A critical analysis of New Zealand's Psychoactive Substances Act 2013 and its implementation process : a thesis presented in partial fulfilment of the requirements for the degree of Doctor of Philosophy in Public Health at Massey University, Albany, New Zealand

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Introduction: In July 2013, the New Zealand Parliament passed the Psychoactive Substances Act (PSA), the world’s first law to regulate the availability of new psychoactive substances (NPS, “legal highs”, LH). Under the “interim PSA regime” 47 products were permitted to be sold subject to new retail and other regulations. In May 2014, the Government abruptly ended the interim regime following public protests. This thesis aims to critically evaluate the PSA and its implementation. Methods: A mixed methods approach combined qualitative and quantitative methods of data collection and analysis. Legal analysis of the PSA and related legislation, and content analysis of parliamentary debates and public submissions were completed. Semi-structured interviews were then conducted with key informants (KI) including politicians, government officials, health professionals, and LH industry actors (n=30). Questions about health perceptions and social acceptability of approved products were added to an annual survey of police arrestees (n=834). Analyses of primary data included thematic analysis of interview transcripts and statistical analysis of data from the arrestee survey. Results: The legal definition of “psychoactive substance” (s. 8, 9(1) PSA) overlaps with other regulatory regimes (e.g. medicines, dietary supplements) resulting in an unclear legal status for some products. Interviewed KIs identified a number of issues with the “interim regime”, including the safety of interim products, speed and efficiency of withdrawing problem products, the lack of regulations on price and retail opening hours, slowness of developing regulations for the full PSA regime, and the effectiveness of communicating the new policy to stakeholders and the public. As the market commercialised, the LH industry adopted business and lobbying strategies previously attributed to the alcohol and tobacco sectors, including targeting vulnerable customers. Surveyed police arrestees considered approved synthetic cannabis (SC) products higher health risk and less socially acceptable than alcohol, tobacco and many illegal drugs, reflecting problems with interim product approvals. The ban on animal testing of prospective products is likely to prevent further implementation of the PSA, unless a new political consensus is achieved. Conclusions: The issues experienced during PSA implementation highlight the significant challenges of establishing a legal market for psychoactive products. The time, resources and planning required to successfully implement the PSA may have been underestimated.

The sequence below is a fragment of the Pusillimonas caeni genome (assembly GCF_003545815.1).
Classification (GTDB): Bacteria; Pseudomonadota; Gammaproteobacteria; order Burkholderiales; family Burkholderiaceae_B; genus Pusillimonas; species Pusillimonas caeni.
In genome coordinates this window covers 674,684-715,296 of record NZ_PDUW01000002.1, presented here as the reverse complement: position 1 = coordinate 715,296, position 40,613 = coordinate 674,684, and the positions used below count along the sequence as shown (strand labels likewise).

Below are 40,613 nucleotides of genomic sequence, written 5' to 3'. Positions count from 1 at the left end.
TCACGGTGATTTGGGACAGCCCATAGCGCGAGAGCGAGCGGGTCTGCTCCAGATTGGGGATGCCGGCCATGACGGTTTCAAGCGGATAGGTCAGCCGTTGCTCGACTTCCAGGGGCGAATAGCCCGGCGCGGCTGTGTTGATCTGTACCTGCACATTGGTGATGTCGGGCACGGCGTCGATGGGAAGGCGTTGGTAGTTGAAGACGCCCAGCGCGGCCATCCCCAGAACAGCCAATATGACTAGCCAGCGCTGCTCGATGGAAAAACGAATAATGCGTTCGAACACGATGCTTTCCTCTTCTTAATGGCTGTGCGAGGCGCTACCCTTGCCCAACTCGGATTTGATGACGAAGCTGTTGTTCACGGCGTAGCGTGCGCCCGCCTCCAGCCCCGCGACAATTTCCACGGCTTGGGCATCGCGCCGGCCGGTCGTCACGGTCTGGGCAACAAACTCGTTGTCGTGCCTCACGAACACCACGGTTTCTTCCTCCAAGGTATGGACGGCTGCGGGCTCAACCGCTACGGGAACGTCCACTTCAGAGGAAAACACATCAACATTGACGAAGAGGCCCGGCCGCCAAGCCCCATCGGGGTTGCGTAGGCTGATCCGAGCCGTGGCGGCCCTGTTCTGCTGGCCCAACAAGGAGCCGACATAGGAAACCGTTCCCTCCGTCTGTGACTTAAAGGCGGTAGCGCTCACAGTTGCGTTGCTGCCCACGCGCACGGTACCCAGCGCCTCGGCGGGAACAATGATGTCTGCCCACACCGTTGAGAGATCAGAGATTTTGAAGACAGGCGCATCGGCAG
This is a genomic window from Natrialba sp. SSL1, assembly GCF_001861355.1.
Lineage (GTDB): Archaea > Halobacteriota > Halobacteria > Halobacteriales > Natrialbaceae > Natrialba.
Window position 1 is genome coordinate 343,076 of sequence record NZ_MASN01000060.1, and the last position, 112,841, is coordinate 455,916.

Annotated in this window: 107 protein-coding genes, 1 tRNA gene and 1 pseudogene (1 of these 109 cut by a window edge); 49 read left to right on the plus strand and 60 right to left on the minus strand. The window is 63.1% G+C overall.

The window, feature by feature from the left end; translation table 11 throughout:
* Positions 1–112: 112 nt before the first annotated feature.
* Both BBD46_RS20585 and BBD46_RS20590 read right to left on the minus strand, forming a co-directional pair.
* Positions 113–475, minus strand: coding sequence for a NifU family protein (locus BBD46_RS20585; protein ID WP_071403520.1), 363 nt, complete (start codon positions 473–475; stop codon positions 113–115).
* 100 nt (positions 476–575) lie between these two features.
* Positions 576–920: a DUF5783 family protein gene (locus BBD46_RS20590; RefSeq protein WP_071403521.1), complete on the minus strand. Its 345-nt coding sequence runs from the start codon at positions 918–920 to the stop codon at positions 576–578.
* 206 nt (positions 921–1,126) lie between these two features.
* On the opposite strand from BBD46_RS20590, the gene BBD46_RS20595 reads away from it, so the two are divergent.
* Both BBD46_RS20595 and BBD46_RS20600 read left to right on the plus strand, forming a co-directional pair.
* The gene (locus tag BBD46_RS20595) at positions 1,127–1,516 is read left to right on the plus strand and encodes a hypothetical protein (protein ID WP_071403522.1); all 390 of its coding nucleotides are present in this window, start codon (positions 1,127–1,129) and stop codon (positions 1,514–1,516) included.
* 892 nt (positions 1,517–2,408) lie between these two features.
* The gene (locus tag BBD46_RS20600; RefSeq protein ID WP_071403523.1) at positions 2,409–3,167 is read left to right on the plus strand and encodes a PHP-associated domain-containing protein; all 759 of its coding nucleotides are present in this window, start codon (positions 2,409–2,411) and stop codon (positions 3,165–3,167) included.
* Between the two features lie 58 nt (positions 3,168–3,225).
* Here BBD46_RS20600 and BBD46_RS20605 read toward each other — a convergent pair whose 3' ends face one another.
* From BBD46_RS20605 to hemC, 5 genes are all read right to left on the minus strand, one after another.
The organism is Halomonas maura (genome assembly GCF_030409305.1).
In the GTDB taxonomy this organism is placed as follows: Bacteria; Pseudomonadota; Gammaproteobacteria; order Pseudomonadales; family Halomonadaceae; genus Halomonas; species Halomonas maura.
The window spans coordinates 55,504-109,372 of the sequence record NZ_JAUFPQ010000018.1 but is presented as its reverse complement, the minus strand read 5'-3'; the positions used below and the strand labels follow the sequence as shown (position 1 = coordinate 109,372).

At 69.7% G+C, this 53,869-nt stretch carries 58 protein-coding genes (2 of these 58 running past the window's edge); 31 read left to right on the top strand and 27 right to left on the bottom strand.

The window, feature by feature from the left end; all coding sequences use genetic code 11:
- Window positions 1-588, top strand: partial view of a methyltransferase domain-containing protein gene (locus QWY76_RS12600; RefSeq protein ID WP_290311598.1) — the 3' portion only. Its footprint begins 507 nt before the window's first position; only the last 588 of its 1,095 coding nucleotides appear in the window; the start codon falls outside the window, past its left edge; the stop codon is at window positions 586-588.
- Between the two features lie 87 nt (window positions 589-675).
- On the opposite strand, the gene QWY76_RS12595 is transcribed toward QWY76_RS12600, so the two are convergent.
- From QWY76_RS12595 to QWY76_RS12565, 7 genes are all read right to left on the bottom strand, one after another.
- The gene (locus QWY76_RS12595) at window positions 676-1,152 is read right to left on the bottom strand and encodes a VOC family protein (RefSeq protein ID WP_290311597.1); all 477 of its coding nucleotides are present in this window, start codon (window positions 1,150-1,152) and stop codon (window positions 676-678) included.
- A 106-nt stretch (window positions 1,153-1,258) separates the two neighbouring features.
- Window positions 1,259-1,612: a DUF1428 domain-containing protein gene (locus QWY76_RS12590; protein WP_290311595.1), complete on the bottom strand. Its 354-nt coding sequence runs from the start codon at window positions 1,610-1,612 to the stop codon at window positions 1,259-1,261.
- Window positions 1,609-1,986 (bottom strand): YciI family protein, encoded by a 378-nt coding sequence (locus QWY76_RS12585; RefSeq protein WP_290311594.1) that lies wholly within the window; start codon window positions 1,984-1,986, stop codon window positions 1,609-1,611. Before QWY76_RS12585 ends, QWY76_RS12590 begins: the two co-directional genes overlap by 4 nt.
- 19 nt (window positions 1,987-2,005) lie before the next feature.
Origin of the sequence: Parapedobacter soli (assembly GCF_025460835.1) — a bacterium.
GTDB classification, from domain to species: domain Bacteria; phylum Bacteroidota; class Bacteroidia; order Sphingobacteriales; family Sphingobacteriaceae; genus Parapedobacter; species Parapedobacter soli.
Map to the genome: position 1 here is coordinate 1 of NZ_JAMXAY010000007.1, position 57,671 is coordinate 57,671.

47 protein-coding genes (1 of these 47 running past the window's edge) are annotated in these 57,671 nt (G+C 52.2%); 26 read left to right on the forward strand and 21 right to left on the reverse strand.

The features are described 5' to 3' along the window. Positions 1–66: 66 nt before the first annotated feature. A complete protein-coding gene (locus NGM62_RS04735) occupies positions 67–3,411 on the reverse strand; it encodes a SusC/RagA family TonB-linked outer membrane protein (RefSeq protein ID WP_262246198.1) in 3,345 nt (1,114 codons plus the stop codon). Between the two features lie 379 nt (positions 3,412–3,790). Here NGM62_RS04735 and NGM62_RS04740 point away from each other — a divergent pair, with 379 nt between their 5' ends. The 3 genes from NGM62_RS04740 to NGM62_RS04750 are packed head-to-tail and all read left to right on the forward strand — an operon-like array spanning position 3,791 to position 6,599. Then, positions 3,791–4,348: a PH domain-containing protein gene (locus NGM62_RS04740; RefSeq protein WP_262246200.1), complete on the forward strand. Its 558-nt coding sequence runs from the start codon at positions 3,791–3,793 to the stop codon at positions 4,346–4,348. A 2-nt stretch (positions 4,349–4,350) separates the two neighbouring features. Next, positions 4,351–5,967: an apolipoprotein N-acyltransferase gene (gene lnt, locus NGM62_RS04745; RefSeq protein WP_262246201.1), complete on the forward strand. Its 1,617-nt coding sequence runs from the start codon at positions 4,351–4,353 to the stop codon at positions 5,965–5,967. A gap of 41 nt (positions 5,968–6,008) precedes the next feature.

Listed in 2017 Dean's List of Exceptional Theses
Psychoactive Substances Act 2013, Psychotropic drugs industry, Law and legislation, New Zealand, Research Subject Categories::LAW/JURISPRUDENCE::Public law::Social welfare law, Dean's List of Exceptional Theses